Cyclists Hit the Road: A Mystery Short Story

Jul 9, 2022 | 2022 Articles, Mysteryrat's Maze, Terrific Tales

by Mary Jo Robertiello

Patty stepped off the curb at Second Ave and Fourteenth Street. A bike headed the wrong way crashed into her left thigh. She keeled over. As the biker sped down Second, Patty lay on the street circled by concerned citizens taking iPhone shots and mouthing platitudes. She kept her mouth shut. Did he hit her on purpose? Who cares? He hit her. Two buxom traffic cops took their time disengaging from their cells before strolling over. bike

“You okay, Honey?”

“What do you think?” The words snaked out of Patty’s mouth.

“Rudeness doesn’t help,” the other traffic cop said. “Phone?”

Patty clung to her large purse. She didn’t want these animals touching her eggs.

“Come on, Grannie.” A young guy put out his hand. Patty placed her hand in his, and he yanked her up.

“Don’t want to block rush hour traffic,” the traffic cop said.

Patty wanted to block it all night. She put on her lady voice, “You’re very kind,” she said to the guy, loud enough for the traffic cops to hear her. He shuffled and stood there, blocking traffic himself. Underneath her sweet old lady smile Patty thought, “Does this character want a tip?”

“Can you walk?’ he said.

stairs“Barely.” Patty limped to the sidewalk. Near her building she dropped the limp and walked the five flights to her apartment.

At home she checked the eggs and told Mort in excruciating detail what had happened. After a tuna fish supper and iced tea with therapeutic bourbon, she settled hubby in his La-Z-Boy recliner. She pictured him soothing himself by stroking his NRA Slider Holster and gun. The gun is what she called it. He called it the Sig Sauer P938. Since they lived in Manhattan, he stripped the NRA stickers off the Dodge Challenger’s fender but was still a proud member.

After dosing her thigh with Absorbine Plus, Patty took the elevator to the twelfth floor. The management avoided spending money on the roof. No one went up there except workmen and underaged kids who wanted a smoke. She carried a carton of large eggs in a colorful tote bag with a goofy drawing of an adorable dog. Her neighbors assumed her gentle smile and soft voice were genuine. The tote’s cuteness confirmed this.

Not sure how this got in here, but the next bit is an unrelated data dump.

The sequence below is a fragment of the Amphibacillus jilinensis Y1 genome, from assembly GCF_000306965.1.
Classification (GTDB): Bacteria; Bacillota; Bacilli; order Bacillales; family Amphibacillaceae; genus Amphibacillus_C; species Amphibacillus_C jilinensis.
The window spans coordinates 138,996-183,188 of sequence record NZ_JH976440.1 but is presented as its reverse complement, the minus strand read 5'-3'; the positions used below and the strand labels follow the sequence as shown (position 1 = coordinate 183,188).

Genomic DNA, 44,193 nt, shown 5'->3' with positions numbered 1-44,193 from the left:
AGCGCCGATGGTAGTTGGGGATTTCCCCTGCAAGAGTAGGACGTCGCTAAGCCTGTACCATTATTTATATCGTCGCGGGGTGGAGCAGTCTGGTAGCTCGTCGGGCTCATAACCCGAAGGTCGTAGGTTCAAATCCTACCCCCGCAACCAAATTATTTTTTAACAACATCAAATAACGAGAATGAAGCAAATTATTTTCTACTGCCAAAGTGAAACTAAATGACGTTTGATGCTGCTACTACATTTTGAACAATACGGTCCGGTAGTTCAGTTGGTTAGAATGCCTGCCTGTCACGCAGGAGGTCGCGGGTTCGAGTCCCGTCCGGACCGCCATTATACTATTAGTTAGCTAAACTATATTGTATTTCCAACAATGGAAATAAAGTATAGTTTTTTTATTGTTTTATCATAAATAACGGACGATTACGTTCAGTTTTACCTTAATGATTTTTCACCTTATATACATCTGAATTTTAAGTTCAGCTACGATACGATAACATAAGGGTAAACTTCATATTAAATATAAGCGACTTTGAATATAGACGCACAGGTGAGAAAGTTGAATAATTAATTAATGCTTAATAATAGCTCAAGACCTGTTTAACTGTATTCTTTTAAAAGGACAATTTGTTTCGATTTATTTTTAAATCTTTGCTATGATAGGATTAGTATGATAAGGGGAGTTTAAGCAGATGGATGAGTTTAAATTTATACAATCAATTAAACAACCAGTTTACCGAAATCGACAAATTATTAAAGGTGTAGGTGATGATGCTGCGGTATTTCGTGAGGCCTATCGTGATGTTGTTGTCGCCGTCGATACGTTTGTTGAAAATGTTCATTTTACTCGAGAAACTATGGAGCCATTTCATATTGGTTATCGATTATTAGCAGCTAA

She’d stand on the carton she’d placed near the railing so she could feel the East River breeze and watch the traffic lights blinking a bright red and a bold green. The carton was sturdy, but she was waist high above the railing.

Patty’s only sport was throwing eggs from the twelve-story high condo. Her routine: buy one dozen eggs three times a week in the many supermarkets that dotted Fourteenth Street. Never buy more than a dozen and never frequent the same supermarket twice in a row. Go to the roof between 9:30 p.m. and 10:30 p.m. except when Betty White was on. Too late for anybody except her and the bikers racing from work or zooming to a club. Patty’s eyesight and aim were lousy, but it was fun. Part of the fun was hiding.

She jumped off the carton and squinted over the railing to see a girl on a bike. Overhand or underhand? Mort claimed girls only used underhand. I’ll show him. She swung her left hand behind her, cradling the egg, and flinging. She missed, but the yoke splattered close enough for the biker to slam on her brakes and look up. Patty ducked, hiding behind the wall. What a nasty girl. No manners. And the language!